Groupthink is an important and interesting concept in psychology. Thus, it is important to define groupthink. What is groupthink? Below is one definition of groupthink.
Groupthink is a form of faulty decision making in cohesive groups in which there is insufficient critical thinking.
Although there may be some important historical examples of the groupthink phenomenon, I will provide some hypothetical examples that may reflect everyday experiences of the groupthink phenomenon.
1. A hiring committee interviewed three candidates for a job and they discussed the job candidates in a meeting. The group is cohesive and often strives to think in a similar manner. They quickly made a decision about who to hire. The job candidate accepted the job offer. However, after three months, the person who was hired was found to be not reliable and the person was fired. During the hiring process, the committee members failed to consider reasons why the person who was hired may not be the right person for the job.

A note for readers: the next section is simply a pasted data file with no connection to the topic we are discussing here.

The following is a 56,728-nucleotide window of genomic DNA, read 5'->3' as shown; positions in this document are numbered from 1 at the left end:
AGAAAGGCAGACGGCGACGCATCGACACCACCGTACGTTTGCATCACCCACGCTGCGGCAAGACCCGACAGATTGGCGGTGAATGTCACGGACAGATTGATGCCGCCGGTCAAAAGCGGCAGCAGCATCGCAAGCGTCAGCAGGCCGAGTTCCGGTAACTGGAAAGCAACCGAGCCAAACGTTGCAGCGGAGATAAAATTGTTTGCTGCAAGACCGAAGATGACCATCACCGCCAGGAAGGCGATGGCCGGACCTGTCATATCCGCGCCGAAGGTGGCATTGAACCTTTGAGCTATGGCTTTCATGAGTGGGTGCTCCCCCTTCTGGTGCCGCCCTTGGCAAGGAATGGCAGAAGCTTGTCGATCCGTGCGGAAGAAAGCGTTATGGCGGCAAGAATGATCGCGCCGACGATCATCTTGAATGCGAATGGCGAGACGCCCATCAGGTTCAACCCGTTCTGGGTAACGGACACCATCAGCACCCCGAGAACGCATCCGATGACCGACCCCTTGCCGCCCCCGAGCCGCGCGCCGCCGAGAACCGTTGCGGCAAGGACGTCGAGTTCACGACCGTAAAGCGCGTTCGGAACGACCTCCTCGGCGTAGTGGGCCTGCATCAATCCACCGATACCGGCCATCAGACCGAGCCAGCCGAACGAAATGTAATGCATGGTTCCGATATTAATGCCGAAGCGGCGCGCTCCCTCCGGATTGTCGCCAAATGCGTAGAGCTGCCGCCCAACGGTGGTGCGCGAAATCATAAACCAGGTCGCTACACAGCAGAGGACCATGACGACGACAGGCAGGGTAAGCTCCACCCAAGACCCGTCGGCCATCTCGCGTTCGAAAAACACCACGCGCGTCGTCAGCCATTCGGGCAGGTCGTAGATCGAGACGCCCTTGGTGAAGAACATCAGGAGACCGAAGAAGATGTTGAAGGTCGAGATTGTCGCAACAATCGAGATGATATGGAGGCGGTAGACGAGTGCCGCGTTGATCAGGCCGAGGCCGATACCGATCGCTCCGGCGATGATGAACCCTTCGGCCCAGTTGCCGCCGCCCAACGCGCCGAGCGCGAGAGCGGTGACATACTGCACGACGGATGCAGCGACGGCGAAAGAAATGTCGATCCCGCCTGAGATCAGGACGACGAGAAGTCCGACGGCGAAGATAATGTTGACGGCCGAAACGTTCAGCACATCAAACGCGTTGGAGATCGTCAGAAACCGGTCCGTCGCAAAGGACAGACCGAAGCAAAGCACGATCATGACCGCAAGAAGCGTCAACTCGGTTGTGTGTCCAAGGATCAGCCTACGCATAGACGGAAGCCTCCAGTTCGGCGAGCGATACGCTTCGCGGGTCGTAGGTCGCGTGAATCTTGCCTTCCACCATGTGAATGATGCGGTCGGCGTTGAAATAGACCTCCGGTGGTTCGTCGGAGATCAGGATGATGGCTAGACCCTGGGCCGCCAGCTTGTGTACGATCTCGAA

2. Three close friends one day decide to start a business. There is sufficient uncertainty about how successful the business may be. Nonetheless, they all express considerable optimism about the business and develop similar ideas about why the bussiness will be successful. However, one year after the business started, the business was operating at a loss, and the friends decided to discontinue the business. When they were discussing starting the business they failed to consider possible reasons why the business may not be successful.